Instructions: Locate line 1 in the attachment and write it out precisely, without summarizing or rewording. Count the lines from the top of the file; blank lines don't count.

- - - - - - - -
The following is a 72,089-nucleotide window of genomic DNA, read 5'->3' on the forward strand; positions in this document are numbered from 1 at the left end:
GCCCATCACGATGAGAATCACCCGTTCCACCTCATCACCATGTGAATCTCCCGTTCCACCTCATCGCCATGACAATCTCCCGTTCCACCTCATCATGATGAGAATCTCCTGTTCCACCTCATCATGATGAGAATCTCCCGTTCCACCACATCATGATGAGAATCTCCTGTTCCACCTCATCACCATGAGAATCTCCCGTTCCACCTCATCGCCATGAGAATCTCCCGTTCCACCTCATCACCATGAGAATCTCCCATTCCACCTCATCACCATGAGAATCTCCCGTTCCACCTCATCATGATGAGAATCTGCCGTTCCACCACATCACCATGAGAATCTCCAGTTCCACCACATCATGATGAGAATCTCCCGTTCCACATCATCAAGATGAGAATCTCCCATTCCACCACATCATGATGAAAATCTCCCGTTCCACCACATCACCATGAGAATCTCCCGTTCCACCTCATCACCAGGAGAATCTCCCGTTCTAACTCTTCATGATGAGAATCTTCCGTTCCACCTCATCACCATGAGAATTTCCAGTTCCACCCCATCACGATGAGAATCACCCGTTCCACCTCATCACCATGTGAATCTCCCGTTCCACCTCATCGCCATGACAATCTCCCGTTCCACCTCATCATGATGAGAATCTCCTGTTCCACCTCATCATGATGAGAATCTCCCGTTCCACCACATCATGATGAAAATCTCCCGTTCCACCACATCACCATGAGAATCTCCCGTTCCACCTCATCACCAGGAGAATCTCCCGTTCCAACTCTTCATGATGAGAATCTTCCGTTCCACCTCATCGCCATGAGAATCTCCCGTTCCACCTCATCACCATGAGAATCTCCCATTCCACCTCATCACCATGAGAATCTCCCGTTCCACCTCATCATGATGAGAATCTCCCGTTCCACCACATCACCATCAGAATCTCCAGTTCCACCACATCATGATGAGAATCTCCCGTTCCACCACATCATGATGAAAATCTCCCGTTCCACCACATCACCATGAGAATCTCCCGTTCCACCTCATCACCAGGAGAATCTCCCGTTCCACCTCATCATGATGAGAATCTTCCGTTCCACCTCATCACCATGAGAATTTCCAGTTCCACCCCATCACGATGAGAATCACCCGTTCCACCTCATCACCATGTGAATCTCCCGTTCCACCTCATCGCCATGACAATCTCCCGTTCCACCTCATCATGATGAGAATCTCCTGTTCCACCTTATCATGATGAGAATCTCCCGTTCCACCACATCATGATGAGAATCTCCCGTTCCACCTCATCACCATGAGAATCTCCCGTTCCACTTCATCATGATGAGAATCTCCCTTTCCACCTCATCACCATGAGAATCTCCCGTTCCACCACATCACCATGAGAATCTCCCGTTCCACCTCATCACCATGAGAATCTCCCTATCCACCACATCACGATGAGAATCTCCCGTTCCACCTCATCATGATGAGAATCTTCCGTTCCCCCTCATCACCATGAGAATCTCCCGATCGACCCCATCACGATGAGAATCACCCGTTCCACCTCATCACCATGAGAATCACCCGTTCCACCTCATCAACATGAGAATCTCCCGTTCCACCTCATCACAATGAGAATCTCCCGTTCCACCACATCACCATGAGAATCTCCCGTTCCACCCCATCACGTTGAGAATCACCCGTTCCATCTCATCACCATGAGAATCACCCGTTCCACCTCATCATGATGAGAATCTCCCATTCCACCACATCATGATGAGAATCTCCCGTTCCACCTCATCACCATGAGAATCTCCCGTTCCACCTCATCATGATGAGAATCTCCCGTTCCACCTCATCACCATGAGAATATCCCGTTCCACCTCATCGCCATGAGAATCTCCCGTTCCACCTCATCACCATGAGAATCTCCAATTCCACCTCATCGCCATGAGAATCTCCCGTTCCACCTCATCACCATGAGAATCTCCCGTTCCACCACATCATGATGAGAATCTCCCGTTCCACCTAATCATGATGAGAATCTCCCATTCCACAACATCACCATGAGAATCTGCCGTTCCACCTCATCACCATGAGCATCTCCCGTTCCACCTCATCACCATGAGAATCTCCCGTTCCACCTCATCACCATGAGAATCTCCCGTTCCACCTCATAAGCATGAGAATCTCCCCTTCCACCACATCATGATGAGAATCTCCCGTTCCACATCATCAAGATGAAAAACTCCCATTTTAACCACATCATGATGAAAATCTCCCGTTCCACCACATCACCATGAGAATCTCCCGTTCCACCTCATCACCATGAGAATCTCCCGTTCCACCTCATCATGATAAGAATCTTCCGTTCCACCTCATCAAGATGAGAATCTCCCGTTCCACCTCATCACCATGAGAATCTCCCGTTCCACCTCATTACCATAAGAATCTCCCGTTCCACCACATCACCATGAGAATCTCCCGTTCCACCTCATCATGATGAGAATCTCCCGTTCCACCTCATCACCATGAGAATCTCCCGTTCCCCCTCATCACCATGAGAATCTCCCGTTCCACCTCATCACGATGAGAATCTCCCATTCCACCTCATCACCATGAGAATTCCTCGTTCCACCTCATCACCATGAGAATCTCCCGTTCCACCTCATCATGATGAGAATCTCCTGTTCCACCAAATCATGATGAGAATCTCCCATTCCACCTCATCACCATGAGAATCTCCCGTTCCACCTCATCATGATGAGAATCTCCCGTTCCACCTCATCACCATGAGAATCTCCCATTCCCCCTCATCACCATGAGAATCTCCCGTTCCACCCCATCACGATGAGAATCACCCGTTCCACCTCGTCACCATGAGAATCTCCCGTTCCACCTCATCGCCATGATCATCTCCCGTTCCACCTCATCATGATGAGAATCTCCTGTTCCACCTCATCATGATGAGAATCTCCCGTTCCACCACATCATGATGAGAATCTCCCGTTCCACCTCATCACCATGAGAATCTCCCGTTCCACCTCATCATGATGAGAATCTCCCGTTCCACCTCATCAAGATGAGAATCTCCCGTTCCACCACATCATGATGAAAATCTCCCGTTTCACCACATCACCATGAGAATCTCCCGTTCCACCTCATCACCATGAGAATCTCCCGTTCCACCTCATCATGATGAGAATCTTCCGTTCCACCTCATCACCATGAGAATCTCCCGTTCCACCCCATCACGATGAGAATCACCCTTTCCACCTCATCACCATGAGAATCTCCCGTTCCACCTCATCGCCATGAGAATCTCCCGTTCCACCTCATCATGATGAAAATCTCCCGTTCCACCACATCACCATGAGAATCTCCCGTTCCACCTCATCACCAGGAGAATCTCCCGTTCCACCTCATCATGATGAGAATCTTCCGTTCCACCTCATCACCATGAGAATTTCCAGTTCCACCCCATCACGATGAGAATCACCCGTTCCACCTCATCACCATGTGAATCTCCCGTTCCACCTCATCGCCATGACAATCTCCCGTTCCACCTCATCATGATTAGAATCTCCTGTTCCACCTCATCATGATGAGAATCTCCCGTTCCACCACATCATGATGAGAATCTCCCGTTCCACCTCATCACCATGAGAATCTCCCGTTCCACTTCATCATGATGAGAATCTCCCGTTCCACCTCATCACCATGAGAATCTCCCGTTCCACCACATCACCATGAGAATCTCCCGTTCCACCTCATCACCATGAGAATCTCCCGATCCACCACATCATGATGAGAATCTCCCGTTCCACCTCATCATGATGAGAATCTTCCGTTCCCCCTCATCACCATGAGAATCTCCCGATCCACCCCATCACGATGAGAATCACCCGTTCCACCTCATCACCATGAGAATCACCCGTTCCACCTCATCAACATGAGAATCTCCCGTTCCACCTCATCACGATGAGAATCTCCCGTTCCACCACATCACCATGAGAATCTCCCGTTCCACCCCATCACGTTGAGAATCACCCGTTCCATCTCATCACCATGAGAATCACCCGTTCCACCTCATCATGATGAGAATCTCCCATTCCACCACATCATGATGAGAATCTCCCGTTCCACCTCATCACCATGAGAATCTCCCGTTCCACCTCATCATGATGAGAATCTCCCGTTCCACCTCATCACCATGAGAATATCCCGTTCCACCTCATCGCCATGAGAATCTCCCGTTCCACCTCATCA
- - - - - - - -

The following is a 72,089-nucleotide window of genomic DNA, read 5'->3' on the forward strand; positions in this document are numbered from 1 at the left end: